NOAA 99-R221
Contact: Keli Tarp


The world's premier scientific and professional organization for weather, the
American Meteorological Society, recently named James F. Kimpel, director of the
National Oceanic and Atmospheric Administration's National Severe Storms Laboratory in Norman, Okla., president-elect for 1999.

Kimpel, who will become AMS president in 2000, is the first person from Oklahoma
to be selected to lead the organization. He is a certified consulting meteorologist and was elected a fellow of the American Meteorological Society in 1989. He has distinguished himself by serving on the organization's 15-member Council and as chairman of the Committee on Societal Impacts.

In addition, Kimpel serves on the Department of Energy / Battelle / Pacific
Northwest National Laboratory Review Committee for Environment and Health, and the
National Academy of Sciences and National Research Council committees on Assessing the Cost of Natural Disasters along with the Global Disaster Information Network. He has been a member of the National Academy of Sciences National Research Council Board on Natural Disasters since 1994.

A professor of meteorology and former administrator at the University of Oklahoma,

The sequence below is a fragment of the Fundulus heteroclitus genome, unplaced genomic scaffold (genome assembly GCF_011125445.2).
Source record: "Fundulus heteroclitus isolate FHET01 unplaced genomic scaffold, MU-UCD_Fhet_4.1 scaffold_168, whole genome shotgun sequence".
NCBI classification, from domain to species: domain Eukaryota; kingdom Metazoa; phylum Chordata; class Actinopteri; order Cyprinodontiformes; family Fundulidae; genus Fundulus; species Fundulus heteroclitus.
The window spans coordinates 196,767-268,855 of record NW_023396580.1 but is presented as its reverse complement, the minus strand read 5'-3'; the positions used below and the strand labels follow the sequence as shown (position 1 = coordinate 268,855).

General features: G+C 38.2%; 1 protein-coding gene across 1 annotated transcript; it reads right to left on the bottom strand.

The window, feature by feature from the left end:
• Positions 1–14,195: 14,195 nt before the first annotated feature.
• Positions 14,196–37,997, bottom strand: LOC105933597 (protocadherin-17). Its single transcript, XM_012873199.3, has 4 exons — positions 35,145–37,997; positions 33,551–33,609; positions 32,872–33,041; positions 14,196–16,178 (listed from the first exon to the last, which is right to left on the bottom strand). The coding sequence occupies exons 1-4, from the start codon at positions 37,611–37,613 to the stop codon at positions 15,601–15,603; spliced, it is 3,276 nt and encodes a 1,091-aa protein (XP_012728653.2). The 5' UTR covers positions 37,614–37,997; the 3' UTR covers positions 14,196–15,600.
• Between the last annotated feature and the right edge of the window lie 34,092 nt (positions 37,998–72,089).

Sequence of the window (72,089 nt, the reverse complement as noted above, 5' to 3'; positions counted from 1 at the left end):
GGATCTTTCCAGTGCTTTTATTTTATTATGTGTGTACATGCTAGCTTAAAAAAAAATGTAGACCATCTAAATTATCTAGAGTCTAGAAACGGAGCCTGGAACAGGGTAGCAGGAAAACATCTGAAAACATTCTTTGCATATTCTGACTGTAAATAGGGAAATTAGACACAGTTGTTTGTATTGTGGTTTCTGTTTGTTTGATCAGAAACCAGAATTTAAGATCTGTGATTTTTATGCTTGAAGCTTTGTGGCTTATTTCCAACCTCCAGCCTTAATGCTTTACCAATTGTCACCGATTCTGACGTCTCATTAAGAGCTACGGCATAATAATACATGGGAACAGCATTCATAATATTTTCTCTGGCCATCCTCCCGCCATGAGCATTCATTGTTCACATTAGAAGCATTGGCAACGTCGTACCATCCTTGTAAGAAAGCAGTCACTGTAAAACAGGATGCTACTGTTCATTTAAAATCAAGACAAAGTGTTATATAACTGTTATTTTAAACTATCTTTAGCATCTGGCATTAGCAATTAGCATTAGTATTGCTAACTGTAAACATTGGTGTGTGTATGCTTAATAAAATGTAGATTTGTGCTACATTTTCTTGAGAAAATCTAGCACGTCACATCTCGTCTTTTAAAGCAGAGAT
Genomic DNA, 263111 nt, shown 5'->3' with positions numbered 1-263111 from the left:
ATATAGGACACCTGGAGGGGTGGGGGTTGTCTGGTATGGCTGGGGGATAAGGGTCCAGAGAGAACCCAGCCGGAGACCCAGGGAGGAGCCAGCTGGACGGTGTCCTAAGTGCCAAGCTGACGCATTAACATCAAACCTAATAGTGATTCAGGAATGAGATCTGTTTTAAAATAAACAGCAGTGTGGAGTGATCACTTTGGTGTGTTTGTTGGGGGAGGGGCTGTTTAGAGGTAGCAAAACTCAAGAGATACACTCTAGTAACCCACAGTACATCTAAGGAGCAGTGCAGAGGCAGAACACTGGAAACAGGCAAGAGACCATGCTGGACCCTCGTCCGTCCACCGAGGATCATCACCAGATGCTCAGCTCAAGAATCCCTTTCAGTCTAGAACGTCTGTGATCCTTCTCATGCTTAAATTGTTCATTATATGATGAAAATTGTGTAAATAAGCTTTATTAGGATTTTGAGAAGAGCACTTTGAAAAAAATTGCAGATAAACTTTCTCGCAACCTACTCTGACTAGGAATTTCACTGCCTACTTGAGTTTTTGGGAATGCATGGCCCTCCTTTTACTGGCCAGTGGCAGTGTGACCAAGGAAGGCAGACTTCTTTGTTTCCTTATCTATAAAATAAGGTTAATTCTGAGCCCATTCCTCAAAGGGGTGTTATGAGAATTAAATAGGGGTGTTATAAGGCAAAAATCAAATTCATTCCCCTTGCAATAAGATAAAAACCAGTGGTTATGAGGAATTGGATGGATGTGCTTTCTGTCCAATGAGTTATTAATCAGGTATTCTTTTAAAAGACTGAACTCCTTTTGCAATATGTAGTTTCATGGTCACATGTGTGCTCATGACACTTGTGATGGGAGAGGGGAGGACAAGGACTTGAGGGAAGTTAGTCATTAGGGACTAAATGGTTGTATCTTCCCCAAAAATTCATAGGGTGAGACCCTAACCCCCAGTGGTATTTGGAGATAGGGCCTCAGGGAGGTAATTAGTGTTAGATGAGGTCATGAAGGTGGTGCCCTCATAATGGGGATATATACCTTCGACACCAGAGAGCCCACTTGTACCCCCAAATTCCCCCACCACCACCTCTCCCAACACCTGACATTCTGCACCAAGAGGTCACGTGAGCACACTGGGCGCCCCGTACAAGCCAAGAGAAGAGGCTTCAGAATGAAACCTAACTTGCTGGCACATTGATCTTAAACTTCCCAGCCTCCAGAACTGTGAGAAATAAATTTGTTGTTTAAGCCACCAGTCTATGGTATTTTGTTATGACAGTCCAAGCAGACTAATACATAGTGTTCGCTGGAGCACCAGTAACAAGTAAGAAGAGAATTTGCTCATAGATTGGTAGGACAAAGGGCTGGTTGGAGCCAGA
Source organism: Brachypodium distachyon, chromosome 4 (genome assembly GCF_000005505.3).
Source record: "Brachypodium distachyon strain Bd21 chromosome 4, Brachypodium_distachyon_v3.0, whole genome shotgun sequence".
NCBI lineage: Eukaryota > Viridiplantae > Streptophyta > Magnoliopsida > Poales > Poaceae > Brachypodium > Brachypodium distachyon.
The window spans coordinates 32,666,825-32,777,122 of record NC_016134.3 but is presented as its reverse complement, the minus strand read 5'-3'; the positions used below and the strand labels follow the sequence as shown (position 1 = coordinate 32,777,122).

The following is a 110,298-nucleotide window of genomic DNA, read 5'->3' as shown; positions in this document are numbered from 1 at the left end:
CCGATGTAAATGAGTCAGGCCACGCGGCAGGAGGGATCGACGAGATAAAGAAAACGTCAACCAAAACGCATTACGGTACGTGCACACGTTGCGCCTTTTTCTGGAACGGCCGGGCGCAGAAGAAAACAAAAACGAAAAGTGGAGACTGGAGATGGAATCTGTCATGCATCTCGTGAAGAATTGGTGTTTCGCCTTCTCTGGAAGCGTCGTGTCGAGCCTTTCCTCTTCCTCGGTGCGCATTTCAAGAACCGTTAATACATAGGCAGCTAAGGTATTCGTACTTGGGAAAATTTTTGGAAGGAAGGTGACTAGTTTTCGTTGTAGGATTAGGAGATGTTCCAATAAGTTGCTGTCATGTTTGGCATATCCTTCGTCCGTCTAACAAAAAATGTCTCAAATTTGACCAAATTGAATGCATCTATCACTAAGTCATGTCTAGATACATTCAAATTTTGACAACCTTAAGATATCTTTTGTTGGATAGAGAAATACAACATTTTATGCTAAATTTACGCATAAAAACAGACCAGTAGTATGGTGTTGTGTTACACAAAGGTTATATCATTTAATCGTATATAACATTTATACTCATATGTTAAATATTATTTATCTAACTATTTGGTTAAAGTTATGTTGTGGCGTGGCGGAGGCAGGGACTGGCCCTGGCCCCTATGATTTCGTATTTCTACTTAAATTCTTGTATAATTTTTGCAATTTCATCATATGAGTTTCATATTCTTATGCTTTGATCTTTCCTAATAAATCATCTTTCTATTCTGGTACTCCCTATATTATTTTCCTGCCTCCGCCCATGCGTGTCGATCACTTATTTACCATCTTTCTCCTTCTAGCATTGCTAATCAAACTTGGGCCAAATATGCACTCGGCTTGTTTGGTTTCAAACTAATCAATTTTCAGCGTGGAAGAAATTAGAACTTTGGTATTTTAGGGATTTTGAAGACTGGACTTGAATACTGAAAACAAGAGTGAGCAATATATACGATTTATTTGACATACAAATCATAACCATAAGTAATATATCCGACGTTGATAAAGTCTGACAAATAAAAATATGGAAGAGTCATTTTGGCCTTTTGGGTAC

Kimpel has directed the Lab for more than two years. He is only the third person to serve as director since it was established in 1964. NSSL conducts basic and applied research to improve forecasts and warnings of tornadoes and other severe weather, working closely with the National Oceanic and Atmospheric Administration's National Weather Service and the university meteorological community.

He received his Ph.D. in meteorology from the University of Wisconsin in 1973.

Kimpel's selection was announced during the American Meteorological Society's
79th annual meeting held in Dallas in January.

"For many years, the meteorology group in Norman has had a huge impact on the
worldwide weather community," Kimpel said. "My election represents the significant work we are doing right here in Oklahoma."

Three other meteorologists working in Norman serve in leadership positions for the
AMS. They include Chuck Doswell, researcher at NSSL, who serves as a counselor;
Dennis McCarthy, meteorologist-in-charge of the National Weather Service's local
forecast office, whose three-year term as a counselor ended in January; and John Snow, dean of the University of Oklahoma's College of Geosciences, who is currently the organization's commissioner of education.

Editor's Note: A photo of Dr. Kimpel is available from Keli Tarp at (405) 366-0451 or by e-mail at